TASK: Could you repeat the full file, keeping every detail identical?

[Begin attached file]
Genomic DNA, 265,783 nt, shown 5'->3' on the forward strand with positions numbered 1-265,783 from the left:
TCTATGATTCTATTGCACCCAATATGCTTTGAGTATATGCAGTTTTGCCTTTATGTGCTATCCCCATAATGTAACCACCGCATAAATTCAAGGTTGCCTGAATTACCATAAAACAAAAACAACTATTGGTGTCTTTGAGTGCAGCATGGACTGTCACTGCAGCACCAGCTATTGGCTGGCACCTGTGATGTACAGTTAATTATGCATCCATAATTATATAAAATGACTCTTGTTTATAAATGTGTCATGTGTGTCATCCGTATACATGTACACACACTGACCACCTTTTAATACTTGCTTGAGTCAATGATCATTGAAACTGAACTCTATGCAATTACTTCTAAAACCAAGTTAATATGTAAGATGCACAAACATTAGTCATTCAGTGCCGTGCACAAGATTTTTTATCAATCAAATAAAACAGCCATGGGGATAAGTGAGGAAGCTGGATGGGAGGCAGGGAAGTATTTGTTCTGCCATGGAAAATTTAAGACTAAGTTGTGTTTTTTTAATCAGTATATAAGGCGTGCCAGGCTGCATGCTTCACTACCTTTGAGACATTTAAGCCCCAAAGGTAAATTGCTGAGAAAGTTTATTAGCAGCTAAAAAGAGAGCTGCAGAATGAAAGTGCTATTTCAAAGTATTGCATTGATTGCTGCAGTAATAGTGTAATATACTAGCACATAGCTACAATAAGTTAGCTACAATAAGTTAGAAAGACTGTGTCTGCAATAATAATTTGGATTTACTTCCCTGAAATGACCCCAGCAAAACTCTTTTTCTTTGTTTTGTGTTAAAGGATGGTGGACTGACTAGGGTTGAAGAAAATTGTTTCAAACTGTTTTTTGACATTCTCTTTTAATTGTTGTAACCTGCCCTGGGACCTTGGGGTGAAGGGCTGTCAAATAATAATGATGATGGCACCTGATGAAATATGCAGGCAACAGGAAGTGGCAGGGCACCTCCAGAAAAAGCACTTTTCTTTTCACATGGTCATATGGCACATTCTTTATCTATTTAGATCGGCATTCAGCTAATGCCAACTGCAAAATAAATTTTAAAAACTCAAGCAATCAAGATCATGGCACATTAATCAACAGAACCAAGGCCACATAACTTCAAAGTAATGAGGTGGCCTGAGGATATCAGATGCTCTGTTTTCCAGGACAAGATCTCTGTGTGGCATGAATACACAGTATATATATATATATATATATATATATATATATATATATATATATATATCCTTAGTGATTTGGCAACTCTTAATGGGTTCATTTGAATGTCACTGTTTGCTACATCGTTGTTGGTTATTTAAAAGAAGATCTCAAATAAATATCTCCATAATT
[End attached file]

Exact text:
Genomic DNA, 265,783 nt, shown 5'->3' on the forward strand with positions numbered 1-265,783 from the left:
TCTATGATTCTATTGCACCCAATATGCTTTGAGTATATGCAGTTTTGCCTTTATGTGCTATCCCCATAATGTAACCACCGCATAAATTCAAGGTTGCCTGAATTACCATAAAACAAAAACAACTATTGGTGTCTTTGAGTGCAGCATGGACTGTCACTGCAGCACCAGCTATTGGCTGGCACCTGTGATGTACAGTTAATTATGCATCCATAATTATATAAAATGACTCTTGTTTATAAATGTGTCATGTGTGTCATCCGTATACATGTACACACACTGACCACCTTTTAATACTTGCTTGAGTCAATGATCATTGAAACTGAACTCTATGCAATTACTTCTAAAACCAAGTTAATATGTAAGATGCACAAACATTAGTCATTCAGTGCCGTGCACAAGATTTTTTATCAATCAAATAAAACAGCCATGGGGATAAGTGAGGAAGCTGGATGGGAGGCAGGGAAGTATTTGTTCTGCCATGGAAAATTTAAGACTAAGTTGTGTTTTTTTAATCAGTATATAAGGCGTGCCAGGCTGCATGCTTCACTACCTTTGAGACATTTAAGCCCCAAAGGTAAATTGCTGAGAAAGTTTATTAGCAGCTAAAAAGAGAGCTGCAGAATGAAAGTGCTATTTCAAAGTATTGCATTGATTGCTGCAGTAATAGTGTAATATACTAGCACATAGCTACAATAAGTTAGCTACAATAAGTTAGAAAGACTGTGTCTGCAATAATAATTTGGATTTACTTCCCTGAAATGACCCCAGCAAAACTCTTTTTCTTTGTTTTGTGTTAAAGGATGGTGGACTGACTAGGGTTGAAGAAAATTGTTTCAAACTGTTTTTTGACATTCTCTTTTAATTGTTGTAACCTGCCCTGGGACCTTGGGGTGAAGGGCTGTCAAATAATAATGATGATGGCACCTGATGAAATATGCAGGCAACAGGAAGTGGCAGGGCACCTCCAGAAAAAGCACTTTTCTTTTCACATGGTCATATGGCACATTCTTTATCTATTTAGATCGGCATTCAGCTAATGCCAACTGCAAAATAAATTTTAAAAACTCAAGCAATCAAGATCATGGCACATTAATCAACAGAACCAAGGCCACATAACTTCAAAGTAATGAGGTGGCCTGAGGATATCAGATGCTCTGTTTTCCAGGACAAGATCTCTGTGTGGCATGAATACACAGTATATATATATATATATATATATATATATATATATATATATATATATATCCTTAGTGATTTGGCAACTCTTAATGGGTTCATTTGAATGTCACTGTTTGCTACATCGTTGTTGGTTATTTAAAAGAAGATCTCAAATAAATATCTCCATAATT